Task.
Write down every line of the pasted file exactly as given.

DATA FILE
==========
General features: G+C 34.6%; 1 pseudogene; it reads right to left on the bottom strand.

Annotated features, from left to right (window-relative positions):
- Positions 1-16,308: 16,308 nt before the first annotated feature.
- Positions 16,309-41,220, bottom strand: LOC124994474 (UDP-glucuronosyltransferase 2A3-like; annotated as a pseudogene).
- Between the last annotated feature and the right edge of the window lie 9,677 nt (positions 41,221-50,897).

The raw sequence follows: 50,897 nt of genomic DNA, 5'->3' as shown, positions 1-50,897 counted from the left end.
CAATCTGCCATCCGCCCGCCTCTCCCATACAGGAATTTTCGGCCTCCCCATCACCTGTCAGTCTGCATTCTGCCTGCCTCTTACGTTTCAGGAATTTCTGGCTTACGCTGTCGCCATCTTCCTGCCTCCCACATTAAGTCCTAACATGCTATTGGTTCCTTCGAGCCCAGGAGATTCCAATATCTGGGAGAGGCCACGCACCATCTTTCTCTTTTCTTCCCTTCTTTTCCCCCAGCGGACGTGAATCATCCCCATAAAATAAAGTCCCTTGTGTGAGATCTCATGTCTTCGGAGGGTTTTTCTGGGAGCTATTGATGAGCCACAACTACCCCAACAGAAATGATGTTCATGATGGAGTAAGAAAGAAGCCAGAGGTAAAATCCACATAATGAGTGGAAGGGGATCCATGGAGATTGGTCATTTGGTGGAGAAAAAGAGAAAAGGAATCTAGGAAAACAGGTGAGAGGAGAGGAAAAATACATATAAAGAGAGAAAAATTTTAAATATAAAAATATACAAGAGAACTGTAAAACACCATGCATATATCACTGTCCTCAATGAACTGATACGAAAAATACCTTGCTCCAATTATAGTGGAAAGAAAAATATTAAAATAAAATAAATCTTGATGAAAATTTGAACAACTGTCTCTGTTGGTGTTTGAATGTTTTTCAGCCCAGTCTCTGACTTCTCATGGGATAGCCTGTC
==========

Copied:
General features: G+C 34.6%; 1 pseudogene; it reads right to left on the bottom strand.

Annotated features, from left to right (window-relative positions):
- Positions 1-16,308: 16,308 nt before the first annotated feature.
- Positions 16,309-41,220, bottom strand: LOC124994474 (UDP-glucuronosyltransferase 2A3-like; annotated as a pseudogene).
- Between the last annotated feature and the right edge of the window lie 9,677 nt (positions 41,221-50,897).

The raw sequence follows: 50,897 nt of genomic DNA, 5'->3' as shown, positions 1-50,897 counted from the left end.
CAATCTGCCATCCGCCCGCCTCTCCCATACAGGAATTTTCGGCCTCCCCATCACCTGTCAGTCTGCATTCTGCCTGCCTCTTACGTTTCAGGAATTTCTGGCTTACGCTGTCGCCATCTTCCTGCCTCCCACATTAAGTCCTAACATGCTATTGGTTCCTTCGAGCCCAGGAGATTCCAATATCTGGGAGAGGCCACGCACCATCTTTCTCTTTTCTTCCCTTCTTTTCCCCCAGCGGACGTGAATCATCCCCATAAAATAAAGTCCCTTGTGTGAGATCTCATGTCTTCGGAGGGTTTTTCTGGGAGCTATTGATGAGCCACAACTACCCCAACAGAAATGATGTTCATGATGGAGTAAGAAAGAAGCCAGAGGTAAAATCCACATAATGAGTGGAAGGGGATCCATGGAGATTGGTCATTTGGTGGAGAAAAAGAGAAAAGGAATCTAGGAAAACAGGTGAGAGGAGAGGAAAAATACATATAAAGAGAGAAAAATTTTAAATATAAAAATATACAAGAGAACTGTAAAACACCATGCATATATCACTGTCCTCAATGAACTGATACGAAAAATACCTTGCTCCAATTATAGTGGAAAGAAAAATATTAAAATAAAATAAATCTTGATGAAAATTTGAACAACTGTCTCTGTTGGTGTTTGAATGTTTTTCAGCCCAGTCTCTGACTTCTCATGGGATAGCCTGTC